Honour for brave MI5 spy Frank Foley at London cemetery
Foley: finally recognised
A “true British hero” of the Holocaust who risked his life to save 10,000 German Jews has had his bravery marked at a Jewish cemetery.
The plaque honouring Major Frank Foley has been placed at the entrance to Hoop Lane cemetery in Golders Green, in the hope that his story will be remembered by the Jewish community in the years to come.
In the late 1930s, Major Foley worked as a passport officer at the British Embassy in Berlin. But the job was a cover; he was an MI5 agent and he did everything he could to help Jews escape Nazi Germany by providing them with visas, passports and other means of exit.
Despite having no diplomatic immunity and so risking his own life and the safety of his family, he sheltered Jews at his personal home as the city became increasingly dangerous in the aftermath of Kristallnacht.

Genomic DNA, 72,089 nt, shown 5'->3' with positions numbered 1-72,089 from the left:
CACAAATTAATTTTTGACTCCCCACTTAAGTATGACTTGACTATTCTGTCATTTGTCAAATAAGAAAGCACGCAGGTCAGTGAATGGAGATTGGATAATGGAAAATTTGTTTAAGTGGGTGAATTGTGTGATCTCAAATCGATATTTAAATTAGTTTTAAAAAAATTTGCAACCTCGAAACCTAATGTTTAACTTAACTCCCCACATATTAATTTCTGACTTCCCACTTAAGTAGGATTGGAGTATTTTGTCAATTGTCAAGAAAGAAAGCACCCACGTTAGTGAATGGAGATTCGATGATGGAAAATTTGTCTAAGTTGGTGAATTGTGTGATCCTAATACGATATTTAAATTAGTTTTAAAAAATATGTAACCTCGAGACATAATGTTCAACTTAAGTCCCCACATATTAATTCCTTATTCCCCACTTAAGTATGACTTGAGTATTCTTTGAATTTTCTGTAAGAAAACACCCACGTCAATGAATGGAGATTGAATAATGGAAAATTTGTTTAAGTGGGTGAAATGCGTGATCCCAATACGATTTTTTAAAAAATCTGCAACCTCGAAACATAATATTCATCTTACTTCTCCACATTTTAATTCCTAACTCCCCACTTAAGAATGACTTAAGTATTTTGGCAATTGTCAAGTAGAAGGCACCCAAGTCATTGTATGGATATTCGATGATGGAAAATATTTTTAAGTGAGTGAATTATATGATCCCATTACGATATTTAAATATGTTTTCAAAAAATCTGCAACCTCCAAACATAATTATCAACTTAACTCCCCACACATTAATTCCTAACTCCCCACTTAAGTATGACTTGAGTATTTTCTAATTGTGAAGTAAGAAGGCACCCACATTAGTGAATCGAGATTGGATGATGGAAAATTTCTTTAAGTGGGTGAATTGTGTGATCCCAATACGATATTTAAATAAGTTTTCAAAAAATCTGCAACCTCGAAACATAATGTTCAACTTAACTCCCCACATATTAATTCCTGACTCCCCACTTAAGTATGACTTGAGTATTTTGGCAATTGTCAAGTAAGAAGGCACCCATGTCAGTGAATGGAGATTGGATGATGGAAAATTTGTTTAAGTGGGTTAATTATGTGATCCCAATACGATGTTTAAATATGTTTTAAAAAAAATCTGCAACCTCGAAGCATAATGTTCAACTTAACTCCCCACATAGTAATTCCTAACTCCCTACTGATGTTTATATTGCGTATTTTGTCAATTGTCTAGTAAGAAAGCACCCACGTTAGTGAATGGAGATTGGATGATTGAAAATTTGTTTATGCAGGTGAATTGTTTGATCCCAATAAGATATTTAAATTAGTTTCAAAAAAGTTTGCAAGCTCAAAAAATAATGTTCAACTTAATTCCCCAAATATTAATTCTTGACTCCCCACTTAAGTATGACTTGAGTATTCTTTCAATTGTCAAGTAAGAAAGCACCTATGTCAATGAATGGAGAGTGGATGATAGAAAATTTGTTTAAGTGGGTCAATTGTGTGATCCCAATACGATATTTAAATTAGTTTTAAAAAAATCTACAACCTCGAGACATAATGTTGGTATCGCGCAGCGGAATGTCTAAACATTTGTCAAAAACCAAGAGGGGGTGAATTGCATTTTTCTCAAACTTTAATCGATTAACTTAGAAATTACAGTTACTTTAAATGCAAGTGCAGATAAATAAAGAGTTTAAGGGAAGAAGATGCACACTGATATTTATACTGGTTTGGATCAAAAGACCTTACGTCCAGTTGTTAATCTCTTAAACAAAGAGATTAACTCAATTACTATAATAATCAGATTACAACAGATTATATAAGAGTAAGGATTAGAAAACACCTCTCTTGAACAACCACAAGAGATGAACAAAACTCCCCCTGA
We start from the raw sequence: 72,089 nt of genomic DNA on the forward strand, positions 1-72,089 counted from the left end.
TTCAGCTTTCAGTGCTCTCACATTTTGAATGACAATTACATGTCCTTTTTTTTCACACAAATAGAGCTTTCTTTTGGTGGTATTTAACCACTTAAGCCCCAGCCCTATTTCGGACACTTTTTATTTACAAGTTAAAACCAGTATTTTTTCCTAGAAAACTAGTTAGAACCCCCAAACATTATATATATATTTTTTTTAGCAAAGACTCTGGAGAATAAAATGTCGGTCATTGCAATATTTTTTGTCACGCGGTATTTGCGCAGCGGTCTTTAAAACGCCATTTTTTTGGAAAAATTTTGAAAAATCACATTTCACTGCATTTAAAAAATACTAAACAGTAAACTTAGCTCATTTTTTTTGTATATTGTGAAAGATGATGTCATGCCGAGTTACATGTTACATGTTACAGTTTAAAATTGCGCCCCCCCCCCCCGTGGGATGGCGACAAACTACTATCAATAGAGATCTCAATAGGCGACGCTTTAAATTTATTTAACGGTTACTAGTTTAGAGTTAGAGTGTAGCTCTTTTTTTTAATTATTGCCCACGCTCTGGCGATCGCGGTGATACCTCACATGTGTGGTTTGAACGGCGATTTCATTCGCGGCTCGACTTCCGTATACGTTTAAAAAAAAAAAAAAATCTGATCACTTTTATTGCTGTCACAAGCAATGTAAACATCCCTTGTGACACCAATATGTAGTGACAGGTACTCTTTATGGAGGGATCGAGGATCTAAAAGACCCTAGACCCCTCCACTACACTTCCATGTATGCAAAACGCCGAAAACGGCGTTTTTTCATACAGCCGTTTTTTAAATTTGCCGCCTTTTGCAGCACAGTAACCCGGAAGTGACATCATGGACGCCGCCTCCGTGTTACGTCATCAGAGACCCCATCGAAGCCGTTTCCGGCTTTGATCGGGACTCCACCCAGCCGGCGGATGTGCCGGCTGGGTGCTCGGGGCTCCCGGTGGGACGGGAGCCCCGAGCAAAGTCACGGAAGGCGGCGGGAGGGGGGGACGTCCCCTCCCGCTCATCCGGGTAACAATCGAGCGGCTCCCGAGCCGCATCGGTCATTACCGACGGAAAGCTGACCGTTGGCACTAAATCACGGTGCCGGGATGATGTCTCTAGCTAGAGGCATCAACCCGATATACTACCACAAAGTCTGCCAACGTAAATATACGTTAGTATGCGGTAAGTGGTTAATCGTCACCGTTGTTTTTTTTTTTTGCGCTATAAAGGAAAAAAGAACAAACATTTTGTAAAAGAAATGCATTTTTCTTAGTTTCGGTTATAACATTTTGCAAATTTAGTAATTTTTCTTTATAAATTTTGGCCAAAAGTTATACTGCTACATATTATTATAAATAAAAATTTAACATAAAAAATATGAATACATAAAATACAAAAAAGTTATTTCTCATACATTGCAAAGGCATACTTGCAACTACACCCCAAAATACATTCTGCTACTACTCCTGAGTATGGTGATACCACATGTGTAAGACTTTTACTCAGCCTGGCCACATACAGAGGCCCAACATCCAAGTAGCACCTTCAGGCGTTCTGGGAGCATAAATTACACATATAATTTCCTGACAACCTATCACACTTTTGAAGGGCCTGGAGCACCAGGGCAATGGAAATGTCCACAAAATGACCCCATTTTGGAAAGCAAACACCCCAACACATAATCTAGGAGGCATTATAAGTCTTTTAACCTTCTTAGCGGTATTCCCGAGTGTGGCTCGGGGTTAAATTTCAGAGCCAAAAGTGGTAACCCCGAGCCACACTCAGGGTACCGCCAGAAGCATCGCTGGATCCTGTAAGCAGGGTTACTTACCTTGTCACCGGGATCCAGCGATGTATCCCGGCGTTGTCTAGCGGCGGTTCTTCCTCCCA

He also went directly into the concentration camps and saved Jews from there. But he retired in England and died in obscurity in 1958, only recognised as a “Righteous Among the Nations” by Israel’s Yad Vashem Holocaust museum in 1999.
West London Synagogue rabbi Baroness Neuberger said highlighting Major Foley’s bravery at a Jewish burial ground was fitting.
“It’s hugely important to have this memorial here,” she said. “When we come in for a funeral we do so with sadness, but for people who died a normal death in the normal order of things.
“There is nowhere near enough recognition for someone who did what Frank Foley did.”
Commenting that the spy’s life was “like something out of a John Buchan novel”, Home Office Minister Lord Henley praised Major Foley as “a genuine British hero” who was driven by his convictions.
The ceremony was also attended by Nachum Stechler and Inge Gershfield who, without Major Foley’s efforts, may not have survived the Holocaust.
“He got me a Polish passport because I was in a camp on the border of Poland,” said Mr Stechler. “Because of that I was able to come to London.”